A statue is seen in front of the Facebook logo in this picture, March 20, 2018. REUTERS/dado Ruvic – RC155C02C7D0
This week, Facebook announced that the implementation of a large-scale machine learning system called Rosetta, that the use of automatically and proactively identify “inappropriate or harmful content” in images on the social network. In other words, Facebook has developed an AI that can tell if a meme is offensive.
The social media giant is not planning to just use this information for memes, of course. In a blog post, Facebook describes how the algorithm can be used to detect text in a picture of a store window, street sign, or the menu of the restaurant.
With recent appearances on Capitol Hill, the news that 26% of Americans removed the app from their phones, and the concerns about false news that are nipping at Facebook’s heels since the elections, with the curb offensive content will certainly be a priority.
Rosetta is the intelligence of start with a two-step process: the detection of images that may contain text, and then recognizing what the text in the image actually is. This model is not only for the English language, as Facebook says that it supports various languages and encodings, including Arabic and Hindi, which means that the system will be able to read from right to left.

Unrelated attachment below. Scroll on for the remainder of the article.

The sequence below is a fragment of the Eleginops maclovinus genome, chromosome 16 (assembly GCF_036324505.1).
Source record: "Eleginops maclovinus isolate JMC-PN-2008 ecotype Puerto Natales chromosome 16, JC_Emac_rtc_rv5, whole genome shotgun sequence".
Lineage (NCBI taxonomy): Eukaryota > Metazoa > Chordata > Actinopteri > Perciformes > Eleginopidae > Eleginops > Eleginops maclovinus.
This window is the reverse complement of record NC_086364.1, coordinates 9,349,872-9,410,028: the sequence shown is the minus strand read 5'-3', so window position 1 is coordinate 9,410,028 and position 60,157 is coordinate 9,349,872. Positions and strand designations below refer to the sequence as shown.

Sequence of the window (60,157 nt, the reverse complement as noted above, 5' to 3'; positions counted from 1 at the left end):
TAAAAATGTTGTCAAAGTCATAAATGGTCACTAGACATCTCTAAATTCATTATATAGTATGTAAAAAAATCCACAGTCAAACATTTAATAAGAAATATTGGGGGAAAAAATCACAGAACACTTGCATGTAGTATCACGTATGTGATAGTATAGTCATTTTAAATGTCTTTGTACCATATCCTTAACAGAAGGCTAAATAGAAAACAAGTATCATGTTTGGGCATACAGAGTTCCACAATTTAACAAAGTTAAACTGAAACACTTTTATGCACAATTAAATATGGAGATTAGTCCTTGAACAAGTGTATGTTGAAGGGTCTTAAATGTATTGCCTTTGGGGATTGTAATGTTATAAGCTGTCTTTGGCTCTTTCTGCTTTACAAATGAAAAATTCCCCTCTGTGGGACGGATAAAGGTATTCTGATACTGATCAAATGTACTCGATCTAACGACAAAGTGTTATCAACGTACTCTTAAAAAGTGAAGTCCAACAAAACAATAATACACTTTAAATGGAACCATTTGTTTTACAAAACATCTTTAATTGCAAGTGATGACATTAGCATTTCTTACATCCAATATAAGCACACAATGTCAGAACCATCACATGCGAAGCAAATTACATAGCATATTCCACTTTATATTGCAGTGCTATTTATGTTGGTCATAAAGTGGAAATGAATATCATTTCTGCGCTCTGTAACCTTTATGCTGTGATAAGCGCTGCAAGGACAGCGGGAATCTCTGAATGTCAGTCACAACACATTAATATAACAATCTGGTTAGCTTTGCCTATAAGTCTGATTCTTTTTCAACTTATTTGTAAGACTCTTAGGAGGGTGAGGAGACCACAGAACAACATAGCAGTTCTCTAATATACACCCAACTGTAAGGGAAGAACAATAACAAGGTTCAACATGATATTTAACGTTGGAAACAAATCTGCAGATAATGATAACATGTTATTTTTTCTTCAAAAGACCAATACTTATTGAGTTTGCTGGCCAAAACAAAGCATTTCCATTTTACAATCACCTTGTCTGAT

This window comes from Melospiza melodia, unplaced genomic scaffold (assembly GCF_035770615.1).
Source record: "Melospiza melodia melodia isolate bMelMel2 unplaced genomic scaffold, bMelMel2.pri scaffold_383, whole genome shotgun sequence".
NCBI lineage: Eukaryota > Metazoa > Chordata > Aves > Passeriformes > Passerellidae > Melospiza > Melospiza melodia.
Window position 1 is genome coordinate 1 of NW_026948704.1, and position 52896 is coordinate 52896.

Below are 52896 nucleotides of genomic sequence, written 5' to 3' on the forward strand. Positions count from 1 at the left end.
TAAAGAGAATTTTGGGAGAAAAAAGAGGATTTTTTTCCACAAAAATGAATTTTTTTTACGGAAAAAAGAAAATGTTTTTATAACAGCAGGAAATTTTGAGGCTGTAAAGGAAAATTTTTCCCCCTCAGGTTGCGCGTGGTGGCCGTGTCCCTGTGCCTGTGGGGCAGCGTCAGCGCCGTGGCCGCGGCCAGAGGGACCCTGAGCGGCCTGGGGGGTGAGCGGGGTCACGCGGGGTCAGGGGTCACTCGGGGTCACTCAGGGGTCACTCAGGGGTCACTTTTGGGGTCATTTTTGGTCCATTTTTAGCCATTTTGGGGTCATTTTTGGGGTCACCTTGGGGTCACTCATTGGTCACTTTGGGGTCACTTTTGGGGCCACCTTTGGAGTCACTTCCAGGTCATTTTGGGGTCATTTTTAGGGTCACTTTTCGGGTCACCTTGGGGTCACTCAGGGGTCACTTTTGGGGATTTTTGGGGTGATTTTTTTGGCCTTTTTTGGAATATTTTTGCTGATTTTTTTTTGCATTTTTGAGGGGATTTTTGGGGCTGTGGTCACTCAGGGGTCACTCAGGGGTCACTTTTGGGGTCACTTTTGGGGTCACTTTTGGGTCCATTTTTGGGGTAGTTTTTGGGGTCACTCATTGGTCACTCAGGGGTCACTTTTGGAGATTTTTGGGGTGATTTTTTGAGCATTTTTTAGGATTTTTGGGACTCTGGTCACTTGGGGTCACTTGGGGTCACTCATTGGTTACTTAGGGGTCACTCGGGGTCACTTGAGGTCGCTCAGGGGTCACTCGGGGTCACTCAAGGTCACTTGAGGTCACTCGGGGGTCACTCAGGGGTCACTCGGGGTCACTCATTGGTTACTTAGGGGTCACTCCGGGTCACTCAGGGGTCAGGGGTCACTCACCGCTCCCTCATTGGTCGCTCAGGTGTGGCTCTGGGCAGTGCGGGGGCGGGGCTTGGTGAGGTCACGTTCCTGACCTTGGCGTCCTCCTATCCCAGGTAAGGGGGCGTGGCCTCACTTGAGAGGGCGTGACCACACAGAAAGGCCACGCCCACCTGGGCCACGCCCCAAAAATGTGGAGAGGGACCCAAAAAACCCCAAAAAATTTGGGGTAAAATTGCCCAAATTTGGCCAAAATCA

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Rosetta is already used by teams at Facebook and Instagram for the improvement of the quality of the image search, improve the accuracy of the photos in the News Feed, and to identify hate speech.
Facebook has struggled in the past to adequately identify incitement to hatred or misleading information and documents given by the system board, Facebook’s own teaching material erroneously said that an image of the 2010 earthquake in Jeiegu, China was a photo of a Myanmar genocide.
Using artificial intelligence to assess the severity of the speech is already in trouble. It was recently discovered that the Google Perspective AI, which is used for the detection of malicious comments, can be tricked easily with typos, spaces between words, and adding non-related words to the original sentence.
Suffice to say, with approximately 350 million photos uploaded to the social network every day, Rosetta and Facebook are against a heavy battle.
This article originally appeared on PCMag.com.